Need for Speed Prostreet is a huge departure from the NFS series, featuring only legal racing. That’s right; the ultimate “I don’t wanna grow up” game has grown up. By banishing typical NFS staples – illegality, police chases and near-invincibility – EA Sports has made a serious racing game. Unfortunately, that places ProStreet squarely in the crosshairs of established franchises like Gran Turismo and Forza Motorsport, who’ve cornered the market on “serious racing.” Against this lethal competition, ProStreet falls far short of establishing a beachhead.
The game’s heart is its career mode, which is structured in a series of “Race Day.” Each race day has a minimum point requirement for victory. If you collect enough points after a few races, you don’t need to finish the entire event to unlock more Race Days. However, you can choose to continue an already-won Race Day to collect even more points and earn a “Domination” victory, which unlocks better rewards and gives you more cash.
And so, you go from Race Day to Race Day, unlocking other Race Days. Gone is the “Free Roam” which allows you to meander through the city, exploring the limits of the car or trying to incite the police play bumper tag with you. All the various types of races within each Race Day are standard fare for experienced Xbox racers: straight-up races, time trials, sector shootouts and drag races. The only “free time” allowed is race practice.
It’s not a bad set-up for a pure racing game, but there are many disappointments. Track-based drag racing, for example, is new to the NFS franchise. It was an idea that must’ve sounded cool to a bunch of geeky car/gamer guys sitting around on bean bags, but wasn’t. Each NFS drag race starts with a burnout. The goal: heat your tires by keeping your revs in a specified power band. Do well and you’ll be catapulted at the green light.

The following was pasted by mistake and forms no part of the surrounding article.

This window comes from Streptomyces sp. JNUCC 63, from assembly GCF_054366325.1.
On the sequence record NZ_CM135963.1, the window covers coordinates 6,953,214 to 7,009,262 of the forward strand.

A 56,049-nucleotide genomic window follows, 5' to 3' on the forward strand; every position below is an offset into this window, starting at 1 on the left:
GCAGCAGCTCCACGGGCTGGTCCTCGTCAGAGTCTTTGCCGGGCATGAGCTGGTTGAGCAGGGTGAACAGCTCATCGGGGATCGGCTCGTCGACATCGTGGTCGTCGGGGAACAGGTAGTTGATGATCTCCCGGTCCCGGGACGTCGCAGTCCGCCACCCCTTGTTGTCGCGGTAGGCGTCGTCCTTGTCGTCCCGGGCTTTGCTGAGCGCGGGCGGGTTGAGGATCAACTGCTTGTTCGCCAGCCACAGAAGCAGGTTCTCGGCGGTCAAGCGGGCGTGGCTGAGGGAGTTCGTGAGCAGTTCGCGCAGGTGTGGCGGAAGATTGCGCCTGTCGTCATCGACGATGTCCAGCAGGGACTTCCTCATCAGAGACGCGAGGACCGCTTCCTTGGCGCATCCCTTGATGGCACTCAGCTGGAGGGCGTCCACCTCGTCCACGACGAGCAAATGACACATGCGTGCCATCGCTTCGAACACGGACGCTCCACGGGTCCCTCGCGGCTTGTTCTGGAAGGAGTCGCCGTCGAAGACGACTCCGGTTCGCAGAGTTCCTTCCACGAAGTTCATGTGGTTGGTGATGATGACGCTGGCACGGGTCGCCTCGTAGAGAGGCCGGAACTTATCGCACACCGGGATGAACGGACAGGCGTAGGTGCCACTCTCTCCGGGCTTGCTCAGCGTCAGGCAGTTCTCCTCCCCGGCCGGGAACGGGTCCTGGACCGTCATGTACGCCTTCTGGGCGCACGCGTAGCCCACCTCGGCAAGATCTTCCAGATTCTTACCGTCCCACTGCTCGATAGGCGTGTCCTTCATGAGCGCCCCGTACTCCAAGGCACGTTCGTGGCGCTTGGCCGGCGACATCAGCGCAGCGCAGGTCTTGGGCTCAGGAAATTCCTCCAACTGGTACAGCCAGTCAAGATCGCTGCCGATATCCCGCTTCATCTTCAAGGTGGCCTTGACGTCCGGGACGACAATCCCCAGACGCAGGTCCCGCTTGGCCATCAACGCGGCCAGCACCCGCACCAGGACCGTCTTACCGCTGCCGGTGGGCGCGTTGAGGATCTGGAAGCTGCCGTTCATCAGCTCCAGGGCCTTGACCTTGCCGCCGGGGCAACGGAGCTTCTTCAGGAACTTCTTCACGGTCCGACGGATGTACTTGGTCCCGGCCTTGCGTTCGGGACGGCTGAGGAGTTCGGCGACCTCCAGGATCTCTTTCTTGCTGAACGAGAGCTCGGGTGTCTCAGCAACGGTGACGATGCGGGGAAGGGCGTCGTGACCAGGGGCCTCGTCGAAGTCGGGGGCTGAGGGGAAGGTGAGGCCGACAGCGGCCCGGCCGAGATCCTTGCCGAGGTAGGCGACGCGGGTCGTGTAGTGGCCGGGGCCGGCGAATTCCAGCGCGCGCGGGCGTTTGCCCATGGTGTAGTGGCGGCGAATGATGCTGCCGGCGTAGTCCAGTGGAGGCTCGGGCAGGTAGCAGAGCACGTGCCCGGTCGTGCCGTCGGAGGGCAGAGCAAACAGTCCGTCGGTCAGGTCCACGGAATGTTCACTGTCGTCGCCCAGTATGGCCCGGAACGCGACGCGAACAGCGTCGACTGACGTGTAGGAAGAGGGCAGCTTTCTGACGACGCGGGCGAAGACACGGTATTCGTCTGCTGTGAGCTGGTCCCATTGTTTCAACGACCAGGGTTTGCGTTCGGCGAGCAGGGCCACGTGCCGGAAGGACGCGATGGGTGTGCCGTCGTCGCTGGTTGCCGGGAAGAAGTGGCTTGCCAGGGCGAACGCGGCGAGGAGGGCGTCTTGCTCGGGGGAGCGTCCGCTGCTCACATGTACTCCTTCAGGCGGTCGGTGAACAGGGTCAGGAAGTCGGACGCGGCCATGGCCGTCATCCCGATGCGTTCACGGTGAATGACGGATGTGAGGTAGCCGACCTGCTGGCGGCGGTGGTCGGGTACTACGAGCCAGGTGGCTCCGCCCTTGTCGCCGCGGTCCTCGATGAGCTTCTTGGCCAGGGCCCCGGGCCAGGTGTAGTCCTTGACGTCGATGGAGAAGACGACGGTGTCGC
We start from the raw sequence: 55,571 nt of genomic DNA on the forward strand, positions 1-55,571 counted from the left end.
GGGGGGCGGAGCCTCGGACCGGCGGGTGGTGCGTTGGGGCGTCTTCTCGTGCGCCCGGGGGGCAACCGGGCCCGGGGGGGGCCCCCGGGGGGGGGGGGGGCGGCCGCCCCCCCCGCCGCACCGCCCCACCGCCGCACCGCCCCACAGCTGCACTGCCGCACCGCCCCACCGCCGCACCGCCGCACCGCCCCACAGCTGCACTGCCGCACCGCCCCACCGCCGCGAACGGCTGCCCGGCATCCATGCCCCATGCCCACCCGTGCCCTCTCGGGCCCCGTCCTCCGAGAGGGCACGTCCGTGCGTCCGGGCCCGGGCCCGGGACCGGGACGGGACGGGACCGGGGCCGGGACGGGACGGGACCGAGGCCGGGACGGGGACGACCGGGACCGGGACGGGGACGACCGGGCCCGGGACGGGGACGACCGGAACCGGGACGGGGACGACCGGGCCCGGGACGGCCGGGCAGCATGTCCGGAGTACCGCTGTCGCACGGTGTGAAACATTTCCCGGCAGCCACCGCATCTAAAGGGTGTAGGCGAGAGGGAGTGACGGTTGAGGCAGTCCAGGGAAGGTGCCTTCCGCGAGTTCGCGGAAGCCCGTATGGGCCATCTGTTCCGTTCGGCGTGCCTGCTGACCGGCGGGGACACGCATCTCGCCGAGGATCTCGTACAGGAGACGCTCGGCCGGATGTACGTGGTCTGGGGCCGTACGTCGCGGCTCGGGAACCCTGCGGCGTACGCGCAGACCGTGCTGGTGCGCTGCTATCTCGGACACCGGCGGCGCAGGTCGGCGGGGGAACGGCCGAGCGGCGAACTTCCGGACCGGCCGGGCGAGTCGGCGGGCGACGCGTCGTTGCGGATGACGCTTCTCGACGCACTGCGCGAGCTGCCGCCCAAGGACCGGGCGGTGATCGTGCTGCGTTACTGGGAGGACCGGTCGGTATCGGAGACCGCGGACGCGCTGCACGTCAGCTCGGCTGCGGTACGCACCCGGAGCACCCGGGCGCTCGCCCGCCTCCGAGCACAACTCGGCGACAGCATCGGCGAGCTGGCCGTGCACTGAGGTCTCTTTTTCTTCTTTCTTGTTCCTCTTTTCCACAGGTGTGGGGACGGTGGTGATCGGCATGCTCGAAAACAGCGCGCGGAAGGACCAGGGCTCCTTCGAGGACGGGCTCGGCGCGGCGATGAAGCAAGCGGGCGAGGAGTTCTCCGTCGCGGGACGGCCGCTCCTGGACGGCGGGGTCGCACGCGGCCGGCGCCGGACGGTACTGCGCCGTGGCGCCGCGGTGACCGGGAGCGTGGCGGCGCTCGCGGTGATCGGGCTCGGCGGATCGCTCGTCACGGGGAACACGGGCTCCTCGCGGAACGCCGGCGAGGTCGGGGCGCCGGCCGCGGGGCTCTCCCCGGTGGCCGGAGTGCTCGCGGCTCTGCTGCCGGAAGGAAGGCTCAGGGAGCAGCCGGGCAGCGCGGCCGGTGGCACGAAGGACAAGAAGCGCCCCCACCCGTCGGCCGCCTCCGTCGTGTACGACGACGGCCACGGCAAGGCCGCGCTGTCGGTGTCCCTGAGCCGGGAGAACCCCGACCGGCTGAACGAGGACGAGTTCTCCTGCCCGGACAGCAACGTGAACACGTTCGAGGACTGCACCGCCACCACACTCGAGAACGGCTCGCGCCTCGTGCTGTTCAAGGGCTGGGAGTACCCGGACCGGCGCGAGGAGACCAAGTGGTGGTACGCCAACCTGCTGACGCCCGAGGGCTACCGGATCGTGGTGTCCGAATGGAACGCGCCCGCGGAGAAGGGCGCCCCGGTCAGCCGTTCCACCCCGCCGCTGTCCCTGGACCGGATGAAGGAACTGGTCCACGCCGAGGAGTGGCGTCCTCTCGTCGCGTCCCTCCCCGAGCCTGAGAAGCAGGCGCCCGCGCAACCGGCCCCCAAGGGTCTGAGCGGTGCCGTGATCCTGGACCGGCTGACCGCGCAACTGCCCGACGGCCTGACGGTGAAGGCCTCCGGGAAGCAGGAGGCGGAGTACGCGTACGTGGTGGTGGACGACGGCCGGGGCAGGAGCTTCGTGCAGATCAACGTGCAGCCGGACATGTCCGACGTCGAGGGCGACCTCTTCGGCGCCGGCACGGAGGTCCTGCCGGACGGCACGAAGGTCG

From there, drags are ridiculously easy. Time your shifts to claim a victory. Presto. No race lasts longer than 24 seconds. (Surprise!) In other words, it’s pure tedium; especially since most Race Days include at least one drag event. In comparison to the canyon duels– an innovative wrinkle introduced in NFS Carbon– drag racing is a non-crashing bore.
The other issue with Race Days: car typing. When you buy a ride, you select one type of racing for the vehicle: grip (standard racing), speed, drag or drift. Switching a car from one mode to another deletes all previous tuning. Obviously, some semi-pro racers optimize their cars for one type of event. But forcing gamers to do the same adds little value to the game, and another dollop of ennui. It seems obvious to me that a stock Corvette Z06 would be a competent dragster and time-attacker all at once.
Another unfortunate mystery: why an all wheel-drive (AWD) car can’t enter drift events. Seriously. I can still recall earning the “Drift King” achievement in NFS Carbon with an AWD R34 Skyline, a car known for its ability to drift. Yet in the next game of the series, the car is apparently unable to drift.
On the other hand, ProStreet introduces damage modeling to the series. Not there’s much to it; there three basic states of damage, each of which hampers your performance slightly. And of course, it costs money to repair your car (which you must do at the end of each Race Day). Unfortunately, there’s no distinction as to what’s been damaged (e.g., steering, engine, gearbox) and how each type of damage hinders you.
Forza’s guiding line is shamelessly aped, though ProStreet’s line is nowhere near as accurate. Follow it at your own risk. Most cars handle like buses at any speed above 40 mph. Some car rumps still have that cartoonish jiggle under acceleration. The steering is vague and imprecise as always. Visuals are not much better than Forza Motorsport 2 (released a year earlier) either.
NFS, in any incarnation, has never been a purist’s driving game. As long as it had that taboo underground feeling, the arcade feel and a city to explore, you’d forgive the unrealistic driving, where brakes are an afterthought and a Viper can hit 120 mph in 1.5 seconds. In a more adult setting, NFS’ driving flaws are laid bare.
And yet someone at EA decided to let NFS step up into the big leagues. Wong answer. Let’s hope EA returns ProStreet to the streets or… no, that’s it. That’s what they need to do.